Weaving on a backstrap loom is practiced in many parts of the world. In China, Bolivia, Japan, Africa, India, China, Japan, Peru, Mexico, Guatemala, and other parts, this is a sacred art passed down from generation to generation.
We work with artisans and cooperative groups in Guatemala and Mexico to share their beautiful gift with those that may never get to visit their countries.
For Mayan women, weaving is part of everyday life; they make clothing for the entire family, tablecloths, towels, baby carriers, swaddling cloths and more. With the intricate textiles created on the loom, one would expect it to be an elaborate piece of machinery, but it is quite the opposite. The loom is typically handmade by the weaver and consists of 6-7 wood pieces. It requires no electricity and can go anywhere with little effort. The weaver is actually a part of the loom as she wraps the backstrap around her hips.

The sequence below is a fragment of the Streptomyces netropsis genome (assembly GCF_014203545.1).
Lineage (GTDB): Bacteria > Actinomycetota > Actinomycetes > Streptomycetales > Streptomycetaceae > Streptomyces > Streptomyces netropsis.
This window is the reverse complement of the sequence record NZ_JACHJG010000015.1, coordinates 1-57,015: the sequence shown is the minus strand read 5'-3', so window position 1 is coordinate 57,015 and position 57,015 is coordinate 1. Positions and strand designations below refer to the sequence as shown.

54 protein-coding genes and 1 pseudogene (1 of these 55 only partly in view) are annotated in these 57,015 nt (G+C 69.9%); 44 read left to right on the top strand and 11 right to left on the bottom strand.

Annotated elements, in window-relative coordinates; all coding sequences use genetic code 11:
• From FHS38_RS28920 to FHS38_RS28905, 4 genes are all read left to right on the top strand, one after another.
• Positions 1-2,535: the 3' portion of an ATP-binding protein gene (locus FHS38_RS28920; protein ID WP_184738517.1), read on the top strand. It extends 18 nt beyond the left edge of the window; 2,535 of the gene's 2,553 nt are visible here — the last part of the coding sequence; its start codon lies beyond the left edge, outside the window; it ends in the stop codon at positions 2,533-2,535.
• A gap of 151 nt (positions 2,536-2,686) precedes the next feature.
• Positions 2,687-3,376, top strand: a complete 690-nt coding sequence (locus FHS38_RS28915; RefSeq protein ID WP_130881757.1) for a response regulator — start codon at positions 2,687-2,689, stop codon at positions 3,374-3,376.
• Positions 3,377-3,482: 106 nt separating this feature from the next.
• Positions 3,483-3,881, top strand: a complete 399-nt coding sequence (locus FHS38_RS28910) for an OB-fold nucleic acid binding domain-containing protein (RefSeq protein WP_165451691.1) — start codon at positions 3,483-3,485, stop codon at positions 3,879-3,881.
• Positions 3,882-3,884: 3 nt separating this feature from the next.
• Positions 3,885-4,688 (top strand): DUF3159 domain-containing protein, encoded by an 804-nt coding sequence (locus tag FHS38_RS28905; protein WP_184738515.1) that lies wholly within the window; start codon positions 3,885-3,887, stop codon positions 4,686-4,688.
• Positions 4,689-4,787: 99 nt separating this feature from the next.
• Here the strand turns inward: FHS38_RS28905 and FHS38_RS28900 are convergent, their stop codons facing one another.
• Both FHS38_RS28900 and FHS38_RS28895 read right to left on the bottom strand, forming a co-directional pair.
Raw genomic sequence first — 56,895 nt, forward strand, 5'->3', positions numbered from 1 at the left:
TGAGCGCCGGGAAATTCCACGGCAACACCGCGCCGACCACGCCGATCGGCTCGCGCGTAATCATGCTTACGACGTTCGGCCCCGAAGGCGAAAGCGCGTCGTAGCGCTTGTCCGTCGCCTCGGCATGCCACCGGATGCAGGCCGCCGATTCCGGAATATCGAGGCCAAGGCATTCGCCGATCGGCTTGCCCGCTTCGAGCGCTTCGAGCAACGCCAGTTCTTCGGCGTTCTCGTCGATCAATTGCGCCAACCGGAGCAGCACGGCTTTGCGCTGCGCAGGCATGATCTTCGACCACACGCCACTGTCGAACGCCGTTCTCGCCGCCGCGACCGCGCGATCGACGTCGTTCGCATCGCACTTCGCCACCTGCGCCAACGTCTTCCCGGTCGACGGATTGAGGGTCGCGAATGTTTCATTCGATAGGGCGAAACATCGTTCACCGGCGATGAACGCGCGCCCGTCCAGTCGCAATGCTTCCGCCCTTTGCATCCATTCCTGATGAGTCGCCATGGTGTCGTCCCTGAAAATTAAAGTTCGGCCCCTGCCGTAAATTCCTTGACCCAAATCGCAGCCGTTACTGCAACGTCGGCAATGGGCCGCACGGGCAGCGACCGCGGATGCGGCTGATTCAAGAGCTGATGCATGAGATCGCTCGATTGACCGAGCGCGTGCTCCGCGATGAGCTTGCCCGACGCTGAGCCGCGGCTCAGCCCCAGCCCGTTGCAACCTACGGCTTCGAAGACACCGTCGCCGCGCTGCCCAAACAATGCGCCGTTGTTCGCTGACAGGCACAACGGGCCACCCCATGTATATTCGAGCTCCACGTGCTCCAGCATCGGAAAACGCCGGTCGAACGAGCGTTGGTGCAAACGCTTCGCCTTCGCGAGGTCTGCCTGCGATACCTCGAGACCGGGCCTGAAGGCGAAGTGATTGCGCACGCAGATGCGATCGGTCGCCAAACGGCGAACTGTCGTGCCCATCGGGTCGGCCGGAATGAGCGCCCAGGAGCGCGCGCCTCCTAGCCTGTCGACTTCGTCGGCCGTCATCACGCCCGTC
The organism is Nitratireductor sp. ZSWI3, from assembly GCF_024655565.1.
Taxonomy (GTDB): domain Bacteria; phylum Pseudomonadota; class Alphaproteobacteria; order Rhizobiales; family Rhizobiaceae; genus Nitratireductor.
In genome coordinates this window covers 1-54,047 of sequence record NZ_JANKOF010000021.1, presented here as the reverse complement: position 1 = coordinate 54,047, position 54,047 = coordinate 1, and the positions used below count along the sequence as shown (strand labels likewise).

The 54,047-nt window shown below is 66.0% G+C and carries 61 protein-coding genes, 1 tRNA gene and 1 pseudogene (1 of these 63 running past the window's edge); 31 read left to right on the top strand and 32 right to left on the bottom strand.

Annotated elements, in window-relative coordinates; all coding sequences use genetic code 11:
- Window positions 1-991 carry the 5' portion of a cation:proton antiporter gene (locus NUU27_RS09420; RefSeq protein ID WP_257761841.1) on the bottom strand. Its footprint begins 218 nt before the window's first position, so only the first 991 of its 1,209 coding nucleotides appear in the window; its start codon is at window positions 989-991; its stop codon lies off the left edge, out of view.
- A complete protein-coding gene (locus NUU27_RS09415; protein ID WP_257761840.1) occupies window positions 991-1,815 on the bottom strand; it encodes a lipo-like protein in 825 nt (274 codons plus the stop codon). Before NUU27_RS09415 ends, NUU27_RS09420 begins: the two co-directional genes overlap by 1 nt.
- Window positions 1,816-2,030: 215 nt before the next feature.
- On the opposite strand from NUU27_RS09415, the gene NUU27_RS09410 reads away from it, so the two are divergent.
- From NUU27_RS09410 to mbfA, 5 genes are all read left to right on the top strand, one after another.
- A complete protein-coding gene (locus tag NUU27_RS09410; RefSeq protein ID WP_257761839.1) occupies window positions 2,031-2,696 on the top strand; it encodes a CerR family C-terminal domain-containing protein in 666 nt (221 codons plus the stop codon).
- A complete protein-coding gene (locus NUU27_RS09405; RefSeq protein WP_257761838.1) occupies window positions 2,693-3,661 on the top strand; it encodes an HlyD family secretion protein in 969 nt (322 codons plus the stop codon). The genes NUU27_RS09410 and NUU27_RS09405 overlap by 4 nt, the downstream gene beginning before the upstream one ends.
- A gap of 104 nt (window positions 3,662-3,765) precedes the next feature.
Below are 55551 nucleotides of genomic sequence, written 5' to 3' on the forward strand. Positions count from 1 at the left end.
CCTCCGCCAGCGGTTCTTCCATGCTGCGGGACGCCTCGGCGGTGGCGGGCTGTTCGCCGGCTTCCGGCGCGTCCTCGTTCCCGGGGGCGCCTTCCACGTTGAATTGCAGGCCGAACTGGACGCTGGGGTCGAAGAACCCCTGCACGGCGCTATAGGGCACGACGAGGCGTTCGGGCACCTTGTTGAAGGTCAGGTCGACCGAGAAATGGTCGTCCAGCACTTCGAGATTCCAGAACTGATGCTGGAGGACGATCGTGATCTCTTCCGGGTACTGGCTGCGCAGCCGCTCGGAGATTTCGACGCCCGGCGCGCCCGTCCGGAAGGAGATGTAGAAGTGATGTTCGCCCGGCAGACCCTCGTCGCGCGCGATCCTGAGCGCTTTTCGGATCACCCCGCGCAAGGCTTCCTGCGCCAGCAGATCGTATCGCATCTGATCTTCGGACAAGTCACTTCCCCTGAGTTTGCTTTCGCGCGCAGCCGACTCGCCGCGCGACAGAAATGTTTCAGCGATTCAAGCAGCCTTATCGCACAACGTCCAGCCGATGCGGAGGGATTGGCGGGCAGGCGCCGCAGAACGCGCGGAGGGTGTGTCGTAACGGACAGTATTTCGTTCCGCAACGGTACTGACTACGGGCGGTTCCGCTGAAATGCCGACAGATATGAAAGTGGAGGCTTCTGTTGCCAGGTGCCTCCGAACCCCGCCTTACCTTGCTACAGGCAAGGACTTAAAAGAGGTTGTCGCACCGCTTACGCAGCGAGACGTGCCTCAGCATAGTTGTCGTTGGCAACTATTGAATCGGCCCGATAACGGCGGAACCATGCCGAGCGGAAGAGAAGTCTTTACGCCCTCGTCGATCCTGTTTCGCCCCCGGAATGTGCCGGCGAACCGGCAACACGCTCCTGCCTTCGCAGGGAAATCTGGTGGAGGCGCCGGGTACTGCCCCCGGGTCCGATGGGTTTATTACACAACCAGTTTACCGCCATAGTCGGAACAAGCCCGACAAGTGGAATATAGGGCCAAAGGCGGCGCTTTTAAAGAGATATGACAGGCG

The two points of tension on a backstrap loom are the weaver herself and a post or tree on the opposite end.
In weaving, warp and weft are the two basic components.The horizontal or warp yarns are held stationary in tension on a loom while the vertical or weft is drawn through and inserted over-and-under the warp.The weaver can sit on her knees on the ground or on a small stool. The movement of her body creates the needed tension while moving forward and backward.
Depending on the size of the wood rods, different widths of fabric can be made. For larger clothing or tablecloths, the weaver may join multiple pieces of cloth with thick embroidery.
Backstrap weaving has long been an important part of culture for Mayan women. Girls begin to learn weaving around 7 years old so that by the time they have their own family, they are extremely skilled. Weaving continues to be a central part of a Maya woman's ability to contribute financially to her household.
Tradition credits the goddess Ixchel as being the matron of weaving, teaching the first woman how to weave from the beginning of time. For over three thousand years, Maya mothers have continued to teach their daughters from generation to generation.
Pictures used here are from mayaweavings.com and their site has wonderful information and videos. Spend some time learning; you will be glad you did.